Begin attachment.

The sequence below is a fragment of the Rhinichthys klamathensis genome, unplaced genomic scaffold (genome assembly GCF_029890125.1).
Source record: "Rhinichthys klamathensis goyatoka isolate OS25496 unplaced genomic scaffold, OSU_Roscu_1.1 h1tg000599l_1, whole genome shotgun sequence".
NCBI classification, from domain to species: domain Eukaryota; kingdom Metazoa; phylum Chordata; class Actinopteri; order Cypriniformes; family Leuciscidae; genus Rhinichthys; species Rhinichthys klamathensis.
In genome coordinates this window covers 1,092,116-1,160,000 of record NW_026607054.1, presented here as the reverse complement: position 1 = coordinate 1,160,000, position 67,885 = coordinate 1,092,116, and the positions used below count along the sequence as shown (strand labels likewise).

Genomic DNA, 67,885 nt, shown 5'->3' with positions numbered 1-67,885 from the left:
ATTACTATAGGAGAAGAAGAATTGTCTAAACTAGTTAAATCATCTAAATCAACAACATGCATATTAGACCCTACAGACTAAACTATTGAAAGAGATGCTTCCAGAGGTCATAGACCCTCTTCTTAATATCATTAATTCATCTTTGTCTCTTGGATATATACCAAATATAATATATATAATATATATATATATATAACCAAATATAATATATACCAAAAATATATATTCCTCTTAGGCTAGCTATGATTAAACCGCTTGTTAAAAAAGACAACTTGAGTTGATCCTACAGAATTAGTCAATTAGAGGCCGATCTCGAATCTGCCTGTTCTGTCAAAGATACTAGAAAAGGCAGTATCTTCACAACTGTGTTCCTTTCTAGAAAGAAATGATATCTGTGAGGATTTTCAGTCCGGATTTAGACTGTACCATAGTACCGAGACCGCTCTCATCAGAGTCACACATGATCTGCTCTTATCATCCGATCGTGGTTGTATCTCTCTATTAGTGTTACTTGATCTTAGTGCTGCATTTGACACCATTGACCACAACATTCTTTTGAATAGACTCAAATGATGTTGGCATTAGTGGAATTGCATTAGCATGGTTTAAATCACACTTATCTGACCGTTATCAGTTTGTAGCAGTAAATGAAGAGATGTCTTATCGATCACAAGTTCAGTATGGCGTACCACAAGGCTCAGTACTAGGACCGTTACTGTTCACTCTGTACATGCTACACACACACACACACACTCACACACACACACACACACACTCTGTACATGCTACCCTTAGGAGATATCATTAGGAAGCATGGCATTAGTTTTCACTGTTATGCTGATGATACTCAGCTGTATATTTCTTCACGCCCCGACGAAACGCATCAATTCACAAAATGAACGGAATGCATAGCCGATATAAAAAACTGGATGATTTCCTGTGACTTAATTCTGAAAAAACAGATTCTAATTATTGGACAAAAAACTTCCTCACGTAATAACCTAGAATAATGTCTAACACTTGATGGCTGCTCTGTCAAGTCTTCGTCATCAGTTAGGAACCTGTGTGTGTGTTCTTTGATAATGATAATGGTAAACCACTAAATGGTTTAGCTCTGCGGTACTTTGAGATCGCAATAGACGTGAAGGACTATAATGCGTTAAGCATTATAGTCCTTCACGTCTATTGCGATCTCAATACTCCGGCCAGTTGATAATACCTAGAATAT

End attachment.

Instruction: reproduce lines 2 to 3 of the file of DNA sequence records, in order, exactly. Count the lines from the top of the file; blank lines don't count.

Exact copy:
Source record: "Rhinichthys klamathensis goyatoka isolate OS25496 unplaced genomic scaffold, OSU_Roscu_1.1 h1tg000599l_1, whole genome shotgun sequence".
NCBI classification, from domain to species: domain Eukaryota; kingdom Metazoa; phylum Chordata; class Actinopteri; order Cypriniformes; family Leuciscidae; genus Rhinichthys; species Rhinichthys klamathensis.